Monday, May 12, 2008

The Kills take on Chicago with harder beats and a creeping singer

Never in my life have I seen two people work a stage the way The Kills did at the Metro on Friday night. Having seen them years ago in Brooklyn when they opened for Sleater Kinney, I had high expectations as they’d been the highlight of a show that they weren't even headlining.

As soon as they stepped onstage, vocalist VV (aka Alison Mosshart) intimidated the crowd as she paced the stage in circles while guitarist Hotel (aka Jamie Hince) started the opening sample for “U.R.A. Fever,” the infectious first single from their new album, Midnight Boom. The vocal tradeoff between the two of them was so hypnotic and gushed with so much sexuality and downright ‘cool’ that not one body in the crowd remained still. Immediately after this song, not even stopping to talk to the audience, the boot stomping beat to the bluesy “Pull A U” started and really got the show started. It was impossible to ignore the feeling of a room full of feet stomping to the beat along with VV.

It wasn’t until they performed “No Wow,” the title track from their second album, that I really realized how far they’d come since I’d seen them last. No Wow was an album that was a hard pill to swallow—it was good in all the right places, but it was a bit of a departure from the groundwork that was laid out on The Kills’ first album. So when “No Wow” sounded as spectacular as it did, along with the other songs they’d performed from that album throughout the night, it was clear that they’d come a long way in a short time with their sound. The beats hit harder, courtesy of their drum machine, and the guitar riffs were raunchier. The songs had taken on a new life and were far better than the album ever could have been.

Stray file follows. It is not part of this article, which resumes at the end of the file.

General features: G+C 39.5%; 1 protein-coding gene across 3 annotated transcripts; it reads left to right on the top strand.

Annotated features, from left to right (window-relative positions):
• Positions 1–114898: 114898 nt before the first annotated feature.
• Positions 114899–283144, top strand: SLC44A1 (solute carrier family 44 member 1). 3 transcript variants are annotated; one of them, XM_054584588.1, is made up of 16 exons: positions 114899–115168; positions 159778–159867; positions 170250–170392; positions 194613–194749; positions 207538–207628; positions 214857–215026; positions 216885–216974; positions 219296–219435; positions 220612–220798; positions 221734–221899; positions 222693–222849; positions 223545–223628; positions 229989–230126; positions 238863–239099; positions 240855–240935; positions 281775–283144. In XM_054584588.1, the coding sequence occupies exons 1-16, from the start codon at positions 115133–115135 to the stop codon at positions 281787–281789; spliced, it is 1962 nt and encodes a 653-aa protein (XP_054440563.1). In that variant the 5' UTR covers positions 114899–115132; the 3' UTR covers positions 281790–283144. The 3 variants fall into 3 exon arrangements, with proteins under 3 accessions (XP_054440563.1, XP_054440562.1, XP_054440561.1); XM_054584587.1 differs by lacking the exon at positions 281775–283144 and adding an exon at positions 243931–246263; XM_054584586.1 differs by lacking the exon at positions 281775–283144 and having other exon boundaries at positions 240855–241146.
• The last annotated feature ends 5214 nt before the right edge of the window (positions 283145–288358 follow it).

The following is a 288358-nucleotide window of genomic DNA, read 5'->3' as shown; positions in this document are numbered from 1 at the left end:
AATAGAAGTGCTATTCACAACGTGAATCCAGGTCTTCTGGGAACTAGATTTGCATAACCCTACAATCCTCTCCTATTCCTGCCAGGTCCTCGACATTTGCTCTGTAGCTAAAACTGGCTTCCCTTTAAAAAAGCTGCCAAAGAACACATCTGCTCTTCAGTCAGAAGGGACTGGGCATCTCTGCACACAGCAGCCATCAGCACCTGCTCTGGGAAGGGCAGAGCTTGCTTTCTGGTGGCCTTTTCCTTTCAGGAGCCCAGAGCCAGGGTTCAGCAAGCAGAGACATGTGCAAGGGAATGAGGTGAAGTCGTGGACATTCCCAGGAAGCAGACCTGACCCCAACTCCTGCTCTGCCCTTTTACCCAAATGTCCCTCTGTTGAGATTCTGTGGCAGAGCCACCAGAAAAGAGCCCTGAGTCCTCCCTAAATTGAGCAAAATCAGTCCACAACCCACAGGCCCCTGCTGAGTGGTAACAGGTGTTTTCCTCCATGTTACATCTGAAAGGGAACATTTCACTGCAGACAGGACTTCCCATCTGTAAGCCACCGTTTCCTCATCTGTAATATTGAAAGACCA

The visual aspect of the show was equally as intense as the music. The Kills performed in front of a massive screen, which displayed random visuals that usually had nothing to do with the music (most of the time, it was just people dancing), but still managed to make some sense in a very fickle and abstract way. But the really visually stunning part of The Kills raucous show was the way VV crept around the stage and teased the crowd. At any given time, she’d go right up to someone’s face and sing her lyrics. While this might sound exciting to be a part of, it’s actually quite creepy because of The Kills’ sort of ‘heroin chic meets British punk meets Velvet Underground’ image.

Whether if you like your music dirty and sexy or if you just like to see a visually stunning live show, catching The Kills should be at the top of your list of bands to see . . . they’ll just keep getting better and better. - Neil Miller, Jr.